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Baltimore checkerspot, Bombus flavifrons, and Great spangled fritillaries on common milkweed
Milkweed is the common name for many plants in the genus, Asclepias. In the northeast, there are five different perennial species of milkweed growing wild: butterfly weed (A. tuberosa), common milkweed (A. syriaca), poke milkweed (A. exaltata), swamp milkweed (A. incarnata), and whorled milkweed (A. verticillata). All are suitable hosts for the monarch and many other caterpillars and insects.
The association of the monarch butterfly and the milkweed plant is pretty well-known. This is because the monarch butterfly will only lay its eggs on Asclepias species, which are the only host plants of its caterpillar. Milkweeds also serve as a nectar source for many butterflies and many other pollinator insect species, and for this reason, milkweeds are great plants to include in both butterfly and pollinator gardens.
Two monarch caterpillars on common milkweed Several monarch caterpillars on swamp milkweed
All milkweeds contain a milky sap which can be seen if the stem or leaf is broken. Within the sap is a toxin, cardiac glycosides, causing poisoning of humans and animals if eaten. Some insects have evolved over time to become adapted to feeding on these toxins, and the insects become poisonous to the predators that eat them. The insects have developed a way to take the toxins from the milkweed while eating the leaves and sap, and use the toxins as a defense mechanism against birds, animals and other insects that want to use them as a food source.
Milkweed plants will grow in slightly acidic soil with a pH range from 4.8 to 6.8. They are hardy in zones 3-8. Milkweed plants require full sun and a lot of space and should be placed at the back of flower beds as they can grow to 3 feet tall. The planting site should be chosen carefully as milkweed is difficult to transplant.
Milkweed can be grown from seed or transplants. The seeds of Asclepias develop in large green pods that turn brown when seeds have matured. The seeds are arranged in rows that overlap and each pod may contain hundreds of seeds. Each seed has filaments attached to it that enable it to waft on the wind. Milkweed seeds should be harvested at a particular stage of pod opening to ensure seeds are viable. Pods should be brown, dry and open, or open when pinched at the seam. Since milkweeds are clonal, collect seeds of the same species from different areas to ensure genetic diversity.
The seeds of the Asclepias plant must undergo a process called stratification in order to germinate. To stratify milkweed seeds:
- Remove the filaments from the seed.
- Place the cleaned seeds into moist soil in a pot or between moist paper towels in a plastic bag.
- Place it in a cold spot in the refrigerator for 3 weeks to 3 months.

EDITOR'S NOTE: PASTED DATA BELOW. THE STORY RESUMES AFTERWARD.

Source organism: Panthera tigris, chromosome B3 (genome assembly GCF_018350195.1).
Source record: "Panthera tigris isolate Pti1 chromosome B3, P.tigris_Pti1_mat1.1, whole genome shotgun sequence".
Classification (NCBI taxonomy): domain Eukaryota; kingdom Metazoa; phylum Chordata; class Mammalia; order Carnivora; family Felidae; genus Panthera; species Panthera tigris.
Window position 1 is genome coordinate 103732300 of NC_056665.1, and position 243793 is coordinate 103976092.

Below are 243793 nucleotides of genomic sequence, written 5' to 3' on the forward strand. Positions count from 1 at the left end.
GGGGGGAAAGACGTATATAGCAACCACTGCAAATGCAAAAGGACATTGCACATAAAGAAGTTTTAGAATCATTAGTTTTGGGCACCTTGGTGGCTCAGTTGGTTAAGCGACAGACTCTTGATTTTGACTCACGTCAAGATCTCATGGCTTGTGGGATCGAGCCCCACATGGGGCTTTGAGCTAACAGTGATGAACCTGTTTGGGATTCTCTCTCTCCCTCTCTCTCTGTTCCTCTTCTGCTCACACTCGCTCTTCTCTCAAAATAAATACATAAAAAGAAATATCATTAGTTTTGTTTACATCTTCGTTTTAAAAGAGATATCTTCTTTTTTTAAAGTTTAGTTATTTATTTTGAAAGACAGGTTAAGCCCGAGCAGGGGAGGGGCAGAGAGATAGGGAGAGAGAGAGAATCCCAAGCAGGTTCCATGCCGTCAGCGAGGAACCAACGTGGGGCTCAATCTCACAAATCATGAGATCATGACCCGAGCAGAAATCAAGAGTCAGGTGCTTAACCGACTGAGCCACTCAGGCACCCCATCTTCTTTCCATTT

- Direct sow these seeds in the spring or start indoors 4-6 weeks before the seedlings will go outside.
- When the seedlings have 4 true leaves they can be transplanted.
- Seeds may also be planted directly in the ground in late fall.
- Space plants 1-2 feet apart.
Some Common Asclepias Varieties
Common milkweed (A. syriaca) is aptly named as it is the most widely found milkweed in North America. It grows a strong, three foot stem and pink flower. It can be found in sunny meadows and wastelands with well drained soils. Its rhizomes spread horizontally and clonally creating large clumps of populations, and for this reason it is very difficult to successfully transplant this milkweed. One plant can have a very large root system and many stems. Its sweet scented flower attracts many butterflies and pollinators. Monarchs are a common site as well as great spangled fritillaries, red admirals, Baltimore checkerspots, coral hairstreaks and other native butterflies. Milkweed beetles and milkweed bugs are an almost constant presence on the common milkweed plant.
Photo from https://www.ius.edu/herbarium/dicots.php
Butterfly weed, (A. tuberosa) has orange flowers and prefers to grow in dry, gravel laden soil in full sun. It is a very drought tolerant native. Plants grows one to two and half feet tall on thick, hairy stems with lanceolate shaped leaves arranged alternately. The leaves are about one inch wide and three and half inches long. The many small, orange flowers are grouped into an umbel, giving a splash of bright color in the wild or when planted in a garden. This milkweed has a large taproot that once the plant is mature, will send out side roots to create new plants off of the original mother plant. Butterfly weed does not produce the milky sap in its leaves, so it is not commonly called a milkweed just butterfly weed, even though it is in the Asclepias genus. It is a butterfly magnet. Recommended pH is 5.6 to 7.5.
Poke milkweed (A. exaltata), flowers are white to lavender umbels. The umbels weep downward with flowers hanging down on distinct light green, two and half inch long petioles. The striking flower formation is very open compared to the tightly held flower formation the other milkweeds. Seed pods are held in an upright fashion, forming after flowering for about four weeks during the summer. Flowers are very strongly scented when in full bloom. Poke milkweed can be found on forest edges with moist, dappled shade conditions.
Swamp milkweed (A. incarnata), the species’ name ‘incarnata’ is from Latin meaning flesh-colored, describing the rosy flesh color of the flower. Swamp milkweed can be found in moist areas with sunny openings such as swamps, marshes, stream banks and other fresh water edges. It is suitable for gardens where it will not dry out. The leaf of the swamp milkweed is a narrow lance shape, different than the wider, rounder shape of the common milkweed’s leaf. The seed pod of swamp milkweed is also long and elegantly narrow. Recommended pH is 5.8 to 6.8